Israel plans to deport tens of thousands of asylum seekers to a third country in Africa under threat of indefinite detention, a move that local human rights activists say violates international and Israeli laws.
The Israeli cabinet approved a proposal on Sunday to close the Holot detention centre, a facility in the southern Negev (Naqab) desert that currently houses just over 1,000 African asylum seekers, according to Israeli daily Haaretz.
Put forward by the interior and public security ministers, the proposal would see Holot shuttered by mid-March 2018.
Asylum seekers in Israel would then be forced to choose between indefinite detention in an Israeli prison, or deportation to a third country in Africa – named in the local media as Rwanda – with or without their explicit consent.
Currently, Israel is home to about 40,000 asylum seekers, according to government figures. That includes 27,500 Sudanese and 7,800 Eritrean asylum seekers, the UN refugee agency (UNHCR) has reported.
The proposal is expected to go to the Ministerial Committee for Legislation for consideration, Haaretz said.
Sigal Rozen, head of public policy at the Tel Aviv-based Hotline for Refugees and Migrants, told Al Jazeera that Israel’s plan is immoral and a violation of both international and Israeli laws.
“We are alert to see what is happening on the ground,” Rozen said.
Many asylum seekers are panicking at the news that they could be deported against their will, Rozen said, and some have already registered to leave on their own accord.
“If that’s the case, then [the government] might not need to detain people and to take them by force … It looks as if this is part of the plan,” she said.
“The main policy is detention and deportation,” Rozen added.
Israel’s interior ministry did not immediately respond to Al Jazeera’s request for comment.
The proposal appears to go against an Israeli High Court of Justice decision from August, that ruled that while Israel could deport asylum seekers to a third country, it could not threaten them with indefinite detention in order to get them to leave.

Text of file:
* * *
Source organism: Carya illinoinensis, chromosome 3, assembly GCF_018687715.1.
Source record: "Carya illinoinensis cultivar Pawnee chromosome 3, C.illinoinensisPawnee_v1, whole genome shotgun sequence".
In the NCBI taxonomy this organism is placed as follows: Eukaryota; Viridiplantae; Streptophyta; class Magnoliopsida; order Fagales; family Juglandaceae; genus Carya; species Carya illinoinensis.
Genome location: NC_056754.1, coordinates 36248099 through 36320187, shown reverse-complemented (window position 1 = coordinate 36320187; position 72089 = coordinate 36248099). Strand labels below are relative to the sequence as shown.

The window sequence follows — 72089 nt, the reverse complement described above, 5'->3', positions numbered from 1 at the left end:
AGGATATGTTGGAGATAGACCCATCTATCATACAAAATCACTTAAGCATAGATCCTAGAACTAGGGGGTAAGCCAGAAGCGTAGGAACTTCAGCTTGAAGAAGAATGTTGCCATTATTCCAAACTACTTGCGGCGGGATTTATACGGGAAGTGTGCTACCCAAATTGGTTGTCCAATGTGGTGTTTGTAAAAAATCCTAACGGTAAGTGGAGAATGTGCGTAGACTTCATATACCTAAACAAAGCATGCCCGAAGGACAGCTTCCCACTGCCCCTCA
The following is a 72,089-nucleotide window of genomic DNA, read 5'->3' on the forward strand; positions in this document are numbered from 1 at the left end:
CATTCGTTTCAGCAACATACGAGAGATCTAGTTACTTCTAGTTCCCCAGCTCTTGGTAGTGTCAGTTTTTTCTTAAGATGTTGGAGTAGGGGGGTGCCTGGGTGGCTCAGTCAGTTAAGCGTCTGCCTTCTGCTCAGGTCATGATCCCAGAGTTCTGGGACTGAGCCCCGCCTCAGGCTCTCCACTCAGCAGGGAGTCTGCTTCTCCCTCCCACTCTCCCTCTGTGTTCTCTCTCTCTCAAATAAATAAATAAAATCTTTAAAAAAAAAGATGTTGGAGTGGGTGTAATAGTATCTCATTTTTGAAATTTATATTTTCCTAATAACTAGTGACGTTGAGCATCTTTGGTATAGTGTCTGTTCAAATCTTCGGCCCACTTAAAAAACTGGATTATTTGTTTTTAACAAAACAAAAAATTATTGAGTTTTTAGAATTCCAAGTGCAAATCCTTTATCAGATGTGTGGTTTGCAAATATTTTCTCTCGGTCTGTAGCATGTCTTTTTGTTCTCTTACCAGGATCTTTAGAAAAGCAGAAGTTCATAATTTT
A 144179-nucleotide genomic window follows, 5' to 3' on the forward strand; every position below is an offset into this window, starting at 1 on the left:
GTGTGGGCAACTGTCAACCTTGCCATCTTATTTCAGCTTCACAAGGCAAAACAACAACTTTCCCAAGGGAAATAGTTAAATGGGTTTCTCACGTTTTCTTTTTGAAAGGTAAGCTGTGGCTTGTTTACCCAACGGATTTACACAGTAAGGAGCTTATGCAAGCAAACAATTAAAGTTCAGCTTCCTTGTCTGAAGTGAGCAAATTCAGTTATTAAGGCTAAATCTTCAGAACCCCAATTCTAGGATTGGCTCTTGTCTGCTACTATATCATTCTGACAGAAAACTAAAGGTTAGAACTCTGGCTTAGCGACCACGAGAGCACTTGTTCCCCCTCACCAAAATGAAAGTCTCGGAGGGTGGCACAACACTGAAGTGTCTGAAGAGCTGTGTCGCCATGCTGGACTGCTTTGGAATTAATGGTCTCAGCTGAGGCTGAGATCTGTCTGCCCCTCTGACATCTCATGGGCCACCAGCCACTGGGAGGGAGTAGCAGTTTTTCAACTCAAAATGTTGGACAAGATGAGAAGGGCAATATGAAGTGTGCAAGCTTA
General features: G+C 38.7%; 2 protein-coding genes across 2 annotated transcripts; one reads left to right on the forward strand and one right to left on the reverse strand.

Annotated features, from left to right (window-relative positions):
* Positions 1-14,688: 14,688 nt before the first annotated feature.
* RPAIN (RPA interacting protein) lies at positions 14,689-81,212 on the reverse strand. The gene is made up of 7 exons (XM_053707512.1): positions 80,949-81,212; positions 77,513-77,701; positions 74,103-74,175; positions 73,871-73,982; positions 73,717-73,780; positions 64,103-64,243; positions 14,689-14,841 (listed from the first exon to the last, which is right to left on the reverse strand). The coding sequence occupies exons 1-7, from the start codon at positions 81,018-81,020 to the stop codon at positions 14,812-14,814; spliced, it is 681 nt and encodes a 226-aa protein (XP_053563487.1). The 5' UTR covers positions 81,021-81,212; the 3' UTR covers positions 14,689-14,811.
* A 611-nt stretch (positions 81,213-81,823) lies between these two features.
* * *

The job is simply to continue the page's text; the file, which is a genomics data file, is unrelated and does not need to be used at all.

However, in a statement on Sunday, Benjamin Netanyahu, the Israeli prime minister, said Israel’s policy towards asylum seekers – whom he referred to as “infiltrators” – has entered a third phase that can be described as “increased removal”.
“This removal is enabled thanks to an international agreement I achieved, which allows us to remove the 40,000 remaining infiltrators without their consent. This is very important,” he said.
While Netanyahu did not explicitly name the third country in Africa that asylum seekers would be deported to, local media has named it as Rwanda.
Israel plans to pay Rwanda $5,000 for each asylum seeker it agrees to take in, Haaretz reported.
It will also pay each asylum seeker $3,500 and pay for their flight out of the country, the newspaper reported.
“It will enable us later to make the Holot facility unnecessary and to use part of the vast resources we allocate there for inspectors and increased removal. That is why we are succeeding here. But our goal is to continue removing significantly more then (sic) what we have until now,” Netanyahu said.
35,300 asylum seekers
Most asylum seekers in Israel are from Sudan and Eritrea. They arrived in the country over the last decade via Egypt and most have fled war, torture and other mistreatment.
Between December 2013 and June of this year, about 4,000 Sudanese and Eritrean asylum seekers were deported under Israel’s “voluntary departure programme” to Rwanda and Uganda, according to the UN’s refugee agency.
UNHCR expressed concerns about this week’s proposal, saying that “the secrecy surrounding this policy and the lack of transparency concerning its implementation” has made it “very difficult for UNHCR to follow up and systematically monitor the situation of people relocated to these African countries”.
“As party to the 1951 Refugee Convention, Israel has legal obligations to protect refugees and other persons in need of international protection,” Volker Turk, UNHCR’s assistant high commissioner for protection, said in a statement.
Though it is a signatory to the convention, Israel has only recognised eight Eritrean and two Sudanese asylum seekers as refugees since 2009, according to UNHCR. Two hundred Sudanese refugees from the Darfur region were also granted humanitarian status.
Israel has pressured asylum seekers and refugees to leave the country for years, through a series of restrictive laws, the threat of arrest and detention at the Holot prison, and limits on their movement and access to employment and education.
According to Rozen, the government has maintained a policy that aims to make life in Israel so unbearable for asylum seekers that they choose to leave on their own.
“All this together is created to make them feel unsafe and unwanted,” she said. “[If] they will continue leaving quickly, then there will be no need to deport.”